So I guess the answer to your question is: no I don't have concrete (rigourous) evidence that significant whitespace is a source of bugs.

    I guess that the kind of thing that make me nervous is people accidentally deleting blanks but from what your saying it sounds like this should not be a problem. I'm glad to hear that because I certainly agree with you that there is enough source of bugs as it is without accidental removal of blanks introducing more bugs.

    I might just take another look at Python and CoffeeScript. Since I have written programs in language like x86 Assembly, APL, COBOL, C++, Java and others I should be able to learn those languages even with the significant whitespace.

  • Re: Re: Significant whitespace !?!?

    by Luis Espinal,

    Your message is awaiting moderation. Thank you for participating in the discussion.

    In that case you more than double my software experience, and I should be careful who I write my e-jabs, don't I? :) Do I did study COBOL, I've never worked with it (and certainly not with punch cards - that got to be a nightmare. I can see in that case how it can be a bug magnet - here I can see your valid point.)

    I do appreciate your candor in replying back, and don't get me wrong, I like nice delimiters, but I've had to deals with thousands of lines of code (the majority of it FoxPro and Java), that although have nice delimiters, they were poorly formatted to the point that it was impossible to get through them without some monumental effort.

    And that the thing, delimiters do state unambiguously what they do... to the compiler. But there is nothing that forces the code around them to be readable enough. Barring some edge cases (code optimized for performance or space), it should speak its intention (a required attribute for maintainability.)

    Significant space (or it should be called "syntactically enforced indentation") is an attempt to the later. For a good developer, it doesn't make a difference (since he already goes to lengths in enforcing indentation). I does forces the not-so-good developer to indent appropriately (and hopefully teaches him how to write readable, maintainable code.)

    Don't get me wrong, I had the same worries about the concept, but once I delved into it, I'm hooked. I'm trying to get out of Java and into Python, Ruby or DSL-writing, preferably the first. It is really pure joy to do actual work in an environment that puts barriers to poorly indented software (the bane of my existence;)

  • Re: Re: Significant whitespace !?!?

    by Bharat Ruparel,

    Your message is awaiting moderation. Thank you for participating in the discussion.

    Actually I have been programming almost as long as you have been and can share your negative experience with punched card Fortran (in my case) programming :) I have used HAML with Ruby on Rails which is addressing the same issue (ERBs) that CoffeeScript is trying to address with Javascript. I had hesitated to use HAML initially, but spending some time doing it got me over the in-built biases us old timers tend to have and soon I actually started liking it a lot as against ERBs (embedded ruby to produce dynamic web views). The white space "issue" turned out to be a non-issue, since with a nice HAML plugin by Tim Pope, my VIM editor takes the pain out of writing the code which actually reads a lot better than the ERBs. So I urge you to keep an open mind. I am certainly going to invest some time looking at CoffeeScript. JQuery has made Javascript approachable for me. A better syntax hopefully will move me further along.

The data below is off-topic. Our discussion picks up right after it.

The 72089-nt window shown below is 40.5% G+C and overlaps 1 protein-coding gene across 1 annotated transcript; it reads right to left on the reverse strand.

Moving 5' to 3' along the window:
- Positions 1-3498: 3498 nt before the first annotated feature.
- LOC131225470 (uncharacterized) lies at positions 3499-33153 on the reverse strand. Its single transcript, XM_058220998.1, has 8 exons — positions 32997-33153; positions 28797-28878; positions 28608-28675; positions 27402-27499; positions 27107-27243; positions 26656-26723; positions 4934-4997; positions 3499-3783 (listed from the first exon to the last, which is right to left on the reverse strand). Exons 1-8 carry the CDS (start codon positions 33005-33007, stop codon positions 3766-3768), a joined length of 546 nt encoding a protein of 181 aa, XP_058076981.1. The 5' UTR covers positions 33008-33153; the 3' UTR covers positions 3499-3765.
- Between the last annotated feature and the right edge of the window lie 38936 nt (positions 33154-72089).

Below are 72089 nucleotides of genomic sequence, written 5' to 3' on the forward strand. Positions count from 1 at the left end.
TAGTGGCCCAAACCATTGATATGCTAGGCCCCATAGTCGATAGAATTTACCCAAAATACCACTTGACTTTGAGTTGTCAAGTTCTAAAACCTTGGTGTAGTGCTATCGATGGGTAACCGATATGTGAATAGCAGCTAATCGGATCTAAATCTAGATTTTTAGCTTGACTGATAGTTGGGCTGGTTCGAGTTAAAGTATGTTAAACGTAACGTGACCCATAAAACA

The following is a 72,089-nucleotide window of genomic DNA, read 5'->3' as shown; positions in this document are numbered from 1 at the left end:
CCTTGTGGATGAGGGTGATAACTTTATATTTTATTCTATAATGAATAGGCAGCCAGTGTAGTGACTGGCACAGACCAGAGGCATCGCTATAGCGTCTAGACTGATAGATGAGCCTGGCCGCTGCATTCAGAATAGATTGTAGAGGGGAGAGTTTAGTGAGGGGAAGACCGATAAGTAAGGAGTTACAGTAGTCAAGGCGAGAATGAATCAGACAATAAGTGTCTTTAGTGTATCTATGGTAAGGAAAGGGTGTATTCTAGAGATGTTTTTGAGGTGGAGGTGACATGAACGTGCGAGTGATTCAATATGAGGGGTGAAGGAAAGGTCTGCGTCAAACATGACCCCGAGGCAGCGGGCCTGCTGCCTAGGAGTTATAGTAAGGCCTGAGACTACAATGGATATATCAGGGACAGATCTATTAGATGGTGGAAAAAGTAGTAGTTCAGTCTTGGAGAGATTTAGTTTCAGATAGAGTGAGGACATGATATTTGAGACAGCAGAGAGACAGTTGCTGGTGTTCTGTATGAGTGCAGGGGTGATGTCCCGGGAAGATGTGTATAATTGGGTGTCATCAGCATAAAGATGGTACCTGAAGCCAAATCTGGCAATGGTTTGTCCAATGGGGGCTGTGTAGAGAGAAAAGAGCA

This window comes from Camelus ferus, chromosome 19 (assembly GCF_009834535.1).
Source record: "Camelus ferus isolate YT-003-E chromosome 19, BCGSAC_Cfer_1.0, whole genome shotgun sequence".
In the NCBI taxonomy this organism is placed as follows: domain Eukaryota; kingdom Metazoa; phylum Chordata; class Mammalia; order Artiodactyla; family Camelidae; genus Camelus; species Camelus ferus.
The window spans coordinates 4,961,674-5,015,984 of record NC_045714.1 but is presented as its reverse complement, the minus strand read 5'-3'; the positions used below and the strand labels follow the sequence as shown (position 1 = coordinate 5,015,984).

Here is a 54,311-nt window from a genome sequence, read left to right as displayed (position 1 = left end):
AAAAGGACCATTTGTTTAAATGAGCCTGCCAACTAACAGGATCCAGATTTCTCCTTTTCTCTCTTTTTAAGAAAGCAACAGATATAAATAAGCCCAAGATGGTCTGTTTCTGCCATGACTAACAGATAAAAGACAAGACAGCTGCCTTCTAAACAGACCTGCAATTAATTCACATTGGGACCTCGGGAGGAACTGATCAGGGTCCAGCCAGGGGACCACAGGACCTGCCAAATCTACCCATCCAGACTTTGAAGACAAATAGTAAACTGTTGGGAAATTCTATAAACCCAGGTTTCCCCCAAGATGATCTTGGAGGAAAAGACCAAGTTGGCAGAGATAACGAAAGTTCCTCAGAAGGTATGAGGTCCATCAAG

• Re: Re: Significant whitespace !?!?

    by jean-simon Larochelle,

    Your message is awaiting moderation. Thank you for participating in the discussion.

    My original comment "I will never use Python and therefore I would not use CoffeScript either" was a extreme version of my real position that is probably more like: "I will think long and hard before using a language like Python or CoffeScript".
    A project like CoffeScript is interesting and I might actually have a better look at it eventually. From the discussion here I get the feeling that significant whitespace might actually not be so bad.

  • Re: Re: Significant whitespace !?!?

    by Jim Cakalic,

    Your message is awaiting moderation. Thank you for participating in the discussion.

    IMO, if a developer can't even indent their code reasonably then I don't trust their implementation, language choice is irrelevant. That having been said, and having used Python for commercial work, I detest the significant whitespace. My favorite quote to date:

    Flamewars over whitespace styles (2/3/4/8 spaces per tabs, tabs vs physical spaces, even whining about the annoyance of the issue vs the sared beauty that is python - or so I've been told) are as annoying as flamewars over brace positioning - but the fact is that no matter how ugly your braces are, the meaning is never hidden by an editor setting that you forgot to check.